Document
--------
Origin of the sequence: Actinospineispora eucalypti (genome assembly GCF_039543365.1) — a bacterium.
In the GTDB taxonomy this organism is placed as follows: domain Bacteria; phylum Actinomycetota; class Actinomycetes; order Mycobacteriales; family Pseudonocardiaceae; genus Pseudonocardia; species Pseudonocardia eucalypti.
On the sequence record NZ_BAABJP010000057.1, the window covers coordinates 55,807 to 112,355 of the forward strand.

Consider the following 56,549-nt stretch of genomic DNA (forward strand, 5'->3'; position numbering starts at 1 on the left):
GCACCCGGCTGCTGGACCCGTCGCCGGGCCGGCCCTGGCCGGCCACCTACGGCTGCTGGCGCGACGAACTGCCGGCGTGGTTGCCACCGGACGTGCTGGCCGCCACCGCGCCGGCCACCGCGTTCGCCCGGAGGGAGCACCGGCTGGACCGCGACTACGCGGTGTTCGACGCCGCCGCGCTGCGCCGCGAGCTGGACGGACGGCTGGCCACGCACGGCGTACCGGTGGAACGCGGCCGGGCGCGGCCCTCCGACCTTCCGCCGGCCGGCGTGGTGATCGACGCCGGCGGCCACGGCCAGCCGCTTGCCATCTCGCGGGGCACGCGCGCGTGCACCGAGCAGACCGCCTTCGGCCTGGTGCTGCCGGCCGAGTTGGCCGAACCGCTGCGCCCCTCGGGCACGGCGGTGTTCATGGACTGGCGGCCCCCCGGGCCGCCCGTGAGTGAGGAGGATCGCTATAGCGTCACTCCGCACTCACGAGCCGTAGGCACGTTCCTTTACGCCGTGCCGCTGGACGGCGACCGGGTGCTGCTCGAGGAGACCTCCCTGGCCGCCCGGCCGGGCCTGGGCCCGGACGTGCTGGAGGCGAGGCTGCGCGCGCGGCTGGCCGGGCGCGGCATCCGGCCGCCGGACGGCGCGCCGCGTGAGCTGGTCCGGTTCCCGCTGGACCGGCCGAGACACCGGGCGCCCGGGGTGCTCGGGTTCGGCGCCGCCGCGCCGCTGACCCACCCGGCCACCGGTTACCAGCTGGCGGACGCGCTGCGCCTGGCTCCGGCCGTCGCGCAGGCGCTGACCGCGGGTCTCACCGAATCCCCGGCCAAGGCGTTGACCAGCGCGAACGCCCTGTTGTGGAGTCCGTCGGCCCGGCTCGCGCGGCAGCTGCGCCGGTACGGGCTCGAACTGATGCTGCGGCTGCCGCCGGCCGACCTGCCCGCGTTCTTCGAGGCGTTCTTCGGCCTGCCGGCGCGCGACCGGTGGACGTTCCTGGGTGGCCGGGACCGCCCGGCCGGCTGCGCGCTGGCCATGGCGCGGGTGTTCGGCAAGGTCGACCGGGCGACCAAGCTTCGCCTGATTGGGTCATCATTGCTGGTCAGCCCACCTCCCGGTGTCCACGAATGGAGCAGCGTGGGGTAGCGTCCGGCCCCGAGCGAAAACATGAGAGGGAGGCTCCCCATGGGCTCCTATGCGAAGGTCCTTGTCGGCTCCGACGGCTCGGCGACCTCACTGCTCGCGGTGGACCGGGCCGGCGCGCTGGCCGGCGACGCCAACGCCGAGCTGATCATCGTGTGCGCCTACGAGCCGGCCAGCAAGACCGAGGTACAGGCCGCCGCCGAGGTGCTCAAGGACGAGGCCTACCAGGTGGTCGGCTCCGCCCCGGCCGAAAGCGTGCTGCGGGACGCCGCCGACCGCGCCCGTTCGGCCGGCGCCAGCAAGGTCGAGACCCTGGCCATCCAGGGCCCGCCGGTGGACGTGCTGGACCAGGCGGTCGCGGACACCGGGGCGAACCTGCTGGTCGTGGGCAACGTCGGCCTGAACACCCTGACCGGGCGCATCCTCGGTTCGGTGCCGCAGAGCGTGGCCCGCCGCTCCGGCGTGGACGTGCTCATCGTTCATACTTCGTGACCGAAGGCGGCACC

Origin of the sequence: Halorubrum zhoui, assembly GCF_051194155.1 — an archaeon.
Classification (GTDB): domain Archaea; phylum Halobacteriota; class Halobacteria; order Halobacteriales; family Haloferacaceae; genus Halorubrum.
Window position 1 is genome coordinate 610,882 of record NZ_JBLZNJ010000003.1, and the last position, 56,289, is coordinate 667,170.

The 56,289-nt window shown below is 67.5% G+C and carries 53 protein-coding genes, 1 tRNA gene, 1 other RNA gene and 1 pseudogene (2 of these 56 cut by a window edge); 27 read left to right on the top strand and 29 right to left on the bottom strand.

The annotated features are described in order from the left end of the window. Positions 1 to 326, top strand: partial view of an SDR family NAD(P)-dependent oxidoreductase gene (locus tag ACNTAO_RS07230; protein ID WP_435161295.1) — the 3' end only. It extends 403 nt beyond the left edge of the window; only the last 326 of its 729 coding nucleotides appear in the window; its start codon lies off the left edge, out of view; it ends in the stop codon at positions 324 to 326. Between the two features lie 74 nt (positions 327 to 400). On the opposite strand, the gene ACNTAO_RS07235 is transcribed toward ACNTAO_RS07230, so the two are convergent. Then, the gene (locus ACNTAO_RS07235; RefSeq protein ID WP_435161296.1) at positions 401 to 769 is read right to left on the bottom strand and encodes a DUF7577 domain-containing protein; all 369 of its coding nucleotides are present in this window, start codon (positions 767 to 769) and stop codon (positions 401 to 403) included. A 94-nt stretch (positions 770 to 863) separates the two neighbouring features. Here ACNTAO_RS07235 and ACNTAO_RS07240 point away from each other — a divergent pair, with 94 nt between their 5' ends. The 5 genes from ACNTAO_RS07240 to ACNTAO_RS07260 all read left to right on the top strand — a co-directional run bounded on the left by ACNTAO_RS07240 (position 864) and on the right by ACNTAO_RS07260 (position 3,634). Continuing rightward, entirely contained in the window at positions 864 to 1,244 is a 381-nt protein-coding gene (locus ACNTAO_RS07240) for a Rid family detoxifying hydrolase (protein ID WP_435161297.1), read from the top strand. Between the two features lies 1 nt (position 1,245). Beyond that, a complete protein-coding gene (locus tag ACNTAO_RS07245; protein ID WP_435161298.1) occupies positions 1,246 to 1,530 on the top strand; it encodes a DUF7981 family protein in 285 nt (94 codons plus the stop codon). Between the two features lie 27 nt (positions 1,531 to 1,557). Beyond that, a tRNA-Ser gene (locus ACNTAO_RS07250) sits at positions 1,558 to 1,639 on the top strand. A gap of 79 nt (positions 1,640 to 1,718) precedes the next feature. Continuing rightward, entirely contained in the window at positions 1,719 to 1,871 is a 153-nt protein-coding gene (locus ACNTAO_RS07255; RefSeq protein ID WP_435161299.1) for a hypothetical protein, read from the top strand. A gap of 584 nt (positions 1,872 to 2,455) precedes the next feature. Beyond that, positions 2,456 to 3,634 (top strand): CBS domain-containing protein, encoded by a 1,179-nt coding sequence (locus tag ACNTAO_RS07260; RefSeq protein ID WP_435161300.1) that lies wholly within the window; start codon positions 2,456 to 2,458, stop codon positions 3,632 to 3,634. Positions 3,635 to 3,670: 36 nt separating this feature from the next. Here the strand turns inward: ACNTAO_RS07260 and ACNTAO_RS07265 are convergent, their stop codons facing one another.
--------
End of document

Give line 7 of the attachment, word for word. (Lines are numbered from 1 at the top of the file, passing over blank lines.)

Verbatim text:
Classification (GTDB): domain Archaea; phylum Halobacteriota; class Halobacteria; order Halobacteriales; family Haloferacaceae; genus Halorubrum.